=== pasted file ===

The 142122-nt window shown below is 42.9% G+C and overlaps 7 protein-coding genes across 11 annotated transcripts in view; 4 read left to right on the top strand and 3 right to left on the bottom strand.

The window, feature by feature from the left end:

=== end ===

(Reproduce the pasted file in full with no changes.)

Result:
The 142122-nt window shown below is 42.9% G+C and overlaps 7 protein-coding genes across 11 annotated transcripts in view; 4 read left to right on the top strand and 3 right to left on the bottom strand.

The window, feature by feature from the left end: